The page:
Typically, what the teacher is really asking me is what does a child with an IEP do if there isn't a second teacher providing instruction and interventions. My answer is simple: provide supports anyway.
In many schools, co-teaching in one room all day is just not a reality. Most learning specialists have students on their case load that stretch across several classrooms and grades. My first year as a learning specialist, I taught in first through fourth grade in no less than six classrooms. It was a busy year!
Let's break down how to support students when you are not in the room.
1. Plan ahead of time.
My mentor, Sheila Danaher likes to say, "You are only as good as your co-plan." Below are five lesson planning templates that I like (four of which are FREE):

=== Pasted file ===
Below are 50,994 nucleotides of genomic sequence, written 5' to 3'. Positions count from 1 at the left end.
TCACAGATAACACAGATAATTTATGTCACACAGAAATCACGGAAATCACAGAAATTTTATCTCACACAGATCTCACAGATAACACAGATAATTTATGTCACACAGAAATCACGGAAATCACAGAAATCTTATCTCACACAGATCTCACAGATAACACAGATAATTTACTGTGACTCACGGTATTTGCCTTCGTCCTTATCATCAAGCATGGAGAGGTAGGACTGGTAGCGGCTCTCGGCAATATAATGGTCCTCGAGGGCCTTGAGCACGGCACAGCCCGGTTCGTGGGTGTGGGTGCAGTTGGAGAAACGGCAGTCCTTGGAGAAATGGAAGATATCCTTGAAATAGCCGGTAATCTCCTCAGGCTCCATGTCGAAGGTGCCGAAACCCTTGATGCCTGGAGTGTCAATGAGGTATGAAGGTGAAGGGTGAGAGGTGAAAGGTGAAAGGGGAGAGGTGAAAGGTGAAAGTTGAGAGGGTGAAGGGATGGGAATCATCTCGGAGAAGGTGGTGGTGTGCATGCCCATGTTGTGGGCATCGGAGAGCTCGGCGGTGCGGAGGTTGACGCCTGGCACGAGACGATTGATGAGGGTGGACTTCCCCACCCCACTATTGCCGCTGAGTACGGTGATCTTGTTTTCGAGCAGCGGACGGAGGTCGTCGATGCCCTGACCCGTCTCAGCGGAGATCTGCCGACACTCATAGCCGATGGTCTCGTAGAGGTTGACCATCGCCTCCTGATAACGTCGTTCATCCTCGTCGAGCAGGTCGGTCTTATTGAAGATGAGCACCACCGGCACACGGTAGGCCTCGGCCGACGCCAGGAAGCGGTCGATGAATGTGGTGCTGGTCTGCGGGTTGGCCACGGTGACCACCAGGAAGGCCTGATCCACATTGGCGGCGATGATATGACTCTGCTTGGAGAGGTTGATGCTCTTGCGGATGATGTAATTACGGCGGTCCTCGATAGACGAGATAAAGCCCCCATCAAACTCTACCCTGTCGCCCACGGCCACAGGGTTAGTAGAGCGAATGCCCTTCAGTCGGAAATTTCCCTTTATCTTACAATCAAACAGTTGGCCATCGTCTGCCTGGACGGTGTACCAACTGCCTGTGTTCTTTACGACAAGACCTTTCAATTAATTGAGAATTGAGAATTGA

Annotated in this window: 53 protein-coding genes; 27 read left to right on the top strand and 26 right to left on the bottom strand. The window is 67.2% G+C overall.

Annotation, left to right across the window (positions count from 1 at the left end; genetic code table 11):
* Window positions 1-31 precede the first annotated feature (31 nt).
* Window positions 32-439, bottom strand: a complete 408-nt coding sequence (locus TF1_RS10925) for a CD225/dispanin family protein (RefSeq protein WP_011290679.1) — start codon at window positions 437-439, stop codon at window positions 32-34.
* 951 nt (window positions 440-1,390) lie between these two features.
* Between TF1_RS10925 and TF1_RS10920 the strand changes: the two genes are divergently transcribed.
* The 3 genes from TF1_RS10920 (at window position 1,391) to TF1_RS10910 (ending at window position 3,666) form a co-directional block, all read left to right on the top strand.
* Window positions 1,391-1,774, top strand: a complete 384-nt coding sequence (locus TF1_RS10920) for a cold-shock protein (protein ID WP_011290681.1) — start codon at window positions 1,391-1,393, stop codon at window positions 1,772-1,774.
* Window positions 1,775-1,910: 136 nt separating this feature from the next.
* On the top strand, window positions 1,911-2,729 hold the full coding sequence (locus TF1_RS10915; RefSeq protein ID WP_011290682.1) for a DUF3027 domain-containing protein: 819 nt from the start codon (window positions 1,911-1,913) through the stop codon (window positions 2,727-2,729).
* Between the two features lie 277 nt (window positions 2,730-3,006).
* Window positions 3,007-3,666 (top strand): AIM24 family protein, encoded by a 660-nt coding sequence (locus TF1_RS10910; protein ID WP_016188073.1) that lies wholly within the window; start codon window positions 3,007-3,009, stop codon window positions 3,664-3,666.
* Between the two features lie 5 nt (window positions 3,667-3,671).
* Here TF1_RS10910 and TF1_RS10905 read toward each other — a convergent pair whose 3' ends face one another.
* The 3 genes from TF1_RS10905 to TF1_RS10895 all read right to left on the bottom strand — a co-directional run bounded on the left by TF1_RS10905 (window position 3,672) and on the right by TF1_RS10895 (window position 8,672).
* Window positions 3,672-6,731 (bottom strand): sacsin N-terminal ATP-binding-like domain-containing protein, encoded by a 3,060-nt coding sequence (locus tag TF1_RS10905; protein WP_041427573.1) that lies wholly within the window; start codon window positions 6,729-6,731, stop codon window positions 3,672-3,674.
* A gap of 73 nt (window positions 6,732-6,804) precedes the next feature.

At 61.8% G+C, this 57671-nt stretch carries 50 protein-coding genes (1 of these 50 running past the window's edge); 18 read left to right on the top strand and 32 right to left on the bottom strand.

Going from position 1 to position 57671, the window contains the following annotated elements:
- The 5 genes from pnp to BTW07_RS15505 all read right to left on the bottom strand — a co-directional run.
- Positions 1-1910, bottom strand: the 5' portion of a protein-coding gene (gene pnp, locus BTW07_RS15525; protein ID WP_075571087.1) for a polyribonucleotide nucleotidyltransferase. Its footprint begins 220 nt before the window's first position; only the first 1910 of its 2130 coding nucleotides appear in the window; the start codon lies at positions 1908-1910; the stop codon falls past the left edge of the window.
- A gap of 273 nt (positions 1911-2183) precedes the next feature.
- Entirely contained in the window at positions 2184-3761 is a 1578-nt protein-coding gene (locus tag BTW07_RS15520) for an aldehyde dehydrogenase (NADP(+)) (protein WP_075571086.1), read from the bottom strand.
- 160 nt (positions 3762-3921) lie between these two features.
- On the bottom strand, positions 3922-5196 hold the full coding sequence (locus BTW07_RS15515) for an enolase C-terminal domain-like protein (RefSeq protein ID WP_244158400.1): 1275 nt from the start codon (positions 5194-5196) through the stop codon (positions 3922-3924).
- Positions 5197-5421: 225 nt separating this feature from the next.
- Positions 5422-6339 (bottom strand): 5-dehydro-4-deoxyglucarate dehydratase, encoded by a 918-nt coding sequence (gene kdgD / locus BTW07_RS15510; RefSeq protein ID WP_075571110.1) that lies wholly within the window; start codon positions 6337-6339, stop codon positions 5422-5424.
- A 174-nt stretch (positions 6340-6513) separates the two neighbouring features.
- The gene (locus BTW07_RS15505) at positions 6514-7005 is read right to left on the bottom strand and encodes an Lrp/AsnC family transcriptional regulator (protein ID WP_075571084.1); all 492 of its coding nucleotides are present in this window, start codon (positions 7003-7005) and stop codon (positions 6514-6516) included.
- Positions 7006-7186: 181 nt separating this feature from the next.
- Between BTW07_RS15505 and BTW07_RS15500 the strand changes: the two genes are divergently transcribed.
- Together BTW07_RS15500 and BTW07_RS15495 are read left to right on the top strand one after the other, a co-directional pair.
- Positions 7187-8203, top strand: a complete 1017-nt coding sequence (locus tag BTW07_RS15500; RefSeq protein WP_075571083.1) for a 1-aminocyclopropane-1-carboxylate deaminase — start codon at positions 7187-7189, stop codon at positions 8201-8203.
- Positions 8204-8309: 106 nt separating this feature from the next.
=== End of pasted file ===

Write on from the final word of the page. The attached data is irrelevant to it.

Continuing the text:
- Differentiating Instruction by Jacqueline Thousand, Richard Villa, and Ann Nevin. Their lesson planning templates and resources are incredibly smart and user friendly.
- Page 13 of Villa's co-teaching presentation (it's public)
- Patrick Shwartz's UDL lesson planning template.This is great to complete during co-planning.
- KU has a slew of strong resources for teachers including this co-planning template and this graphic organizer that breaks down a student's individual accommodations and modifications by subject.
- This co-planning template by Murawski is as good and clear as it gets.
- Keep materials labeled and in the same location
- Share your procedures with your co-teacher
3. Don't just give students supports, teach them how to use them!
- I'm all about this Gradual Release model (take a peek at page 3)